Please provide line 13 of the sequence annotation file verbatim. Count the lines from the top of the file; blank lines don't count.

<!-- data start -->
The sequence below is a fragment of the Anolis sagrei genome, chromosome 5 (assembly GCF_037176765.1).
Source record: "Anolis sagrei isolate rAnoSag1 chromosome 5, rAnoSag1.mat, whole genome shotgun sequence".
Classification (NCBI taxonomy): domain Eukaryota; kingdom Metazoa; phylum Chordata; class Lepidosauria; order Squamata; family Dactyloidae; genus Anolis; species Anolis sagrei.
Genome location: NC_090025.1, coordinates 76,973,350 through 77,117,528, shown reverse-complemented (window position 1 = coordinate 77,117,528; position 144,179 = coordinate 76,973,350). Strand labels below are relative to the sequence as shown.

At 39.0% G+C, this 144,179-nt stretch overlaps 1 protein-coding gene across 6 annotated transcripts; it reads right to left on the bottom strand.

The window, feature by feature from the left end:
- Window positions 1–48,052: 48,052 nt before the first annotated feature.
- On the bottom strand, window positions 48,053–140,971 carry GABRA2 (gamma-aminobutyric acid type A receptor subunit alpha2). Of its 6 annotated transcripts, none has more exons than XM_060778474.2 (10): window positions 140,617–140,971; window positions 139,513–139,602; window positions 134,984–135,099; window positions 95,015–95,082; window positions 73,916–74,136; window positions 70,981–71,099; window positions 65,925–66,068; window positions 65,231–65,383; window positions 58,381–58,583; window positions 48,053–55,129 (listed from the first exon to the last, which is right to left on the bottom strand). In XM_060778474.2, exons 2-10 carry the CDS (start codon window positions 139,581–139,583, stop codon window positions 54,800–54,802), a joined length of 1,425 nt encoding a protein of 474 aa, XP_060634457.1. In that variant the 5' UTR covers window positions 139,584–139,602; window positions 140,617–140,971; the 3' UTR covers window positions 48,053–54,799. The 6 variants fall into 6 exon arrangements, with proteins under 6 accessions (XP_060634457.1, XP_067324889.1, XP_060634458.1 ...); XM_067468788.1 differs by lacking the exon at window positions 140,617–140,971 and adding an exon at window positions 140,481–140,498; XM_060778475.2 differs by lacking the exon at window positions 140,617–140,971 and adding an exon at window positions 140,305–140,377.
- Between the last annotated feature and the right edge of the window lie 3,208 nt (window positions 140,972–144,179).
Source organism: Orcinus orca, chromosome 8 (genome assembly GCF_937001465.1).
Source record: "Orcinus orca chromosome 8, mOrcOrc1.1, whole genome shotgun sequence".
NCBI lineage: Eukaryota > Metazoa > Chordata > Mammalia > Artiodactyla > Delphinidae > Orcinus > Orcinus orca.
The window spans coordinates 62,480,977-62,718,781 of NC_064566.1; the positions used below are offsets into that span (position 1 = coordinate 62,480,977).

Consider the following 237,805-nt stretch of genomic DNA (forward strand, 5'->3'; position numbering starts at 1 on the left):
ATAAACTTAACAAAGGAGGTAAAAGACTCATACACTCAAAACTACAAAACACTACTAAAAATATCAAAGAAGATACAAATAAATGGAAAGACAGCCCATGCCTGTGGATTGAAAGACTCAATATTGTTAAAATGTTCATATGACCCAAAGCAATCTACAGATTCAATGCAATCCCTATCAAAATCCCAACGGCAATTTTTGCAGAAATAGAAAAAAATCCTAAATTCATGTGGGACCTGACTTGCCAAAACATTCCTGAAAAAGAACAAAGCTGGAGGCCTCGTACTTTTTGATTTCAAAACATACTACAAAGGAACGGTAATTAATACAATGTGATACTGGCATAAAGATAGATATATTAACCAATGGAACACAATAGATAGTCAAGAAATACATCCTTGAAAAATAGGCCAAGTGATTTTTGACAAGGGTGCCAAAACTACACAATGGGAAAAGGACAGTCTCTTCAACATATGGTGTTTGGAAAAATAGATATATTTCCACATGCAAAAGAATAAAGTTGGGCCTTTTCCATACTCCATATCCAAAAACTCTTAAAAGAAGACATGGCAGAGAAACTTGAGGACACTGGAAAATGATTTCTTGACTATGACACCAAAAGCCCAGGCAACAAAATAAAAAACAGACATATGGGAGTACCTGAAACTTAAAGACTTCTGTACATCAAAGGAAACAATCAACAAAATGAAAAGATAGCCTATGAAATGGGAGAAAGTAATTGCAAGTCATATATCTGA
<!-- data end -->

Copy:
The window spans coordinates 62,480,977-62,718,781 of NC_064566.1; the positions used below are offsets into that span (position 1 = coordinate 62,480,977).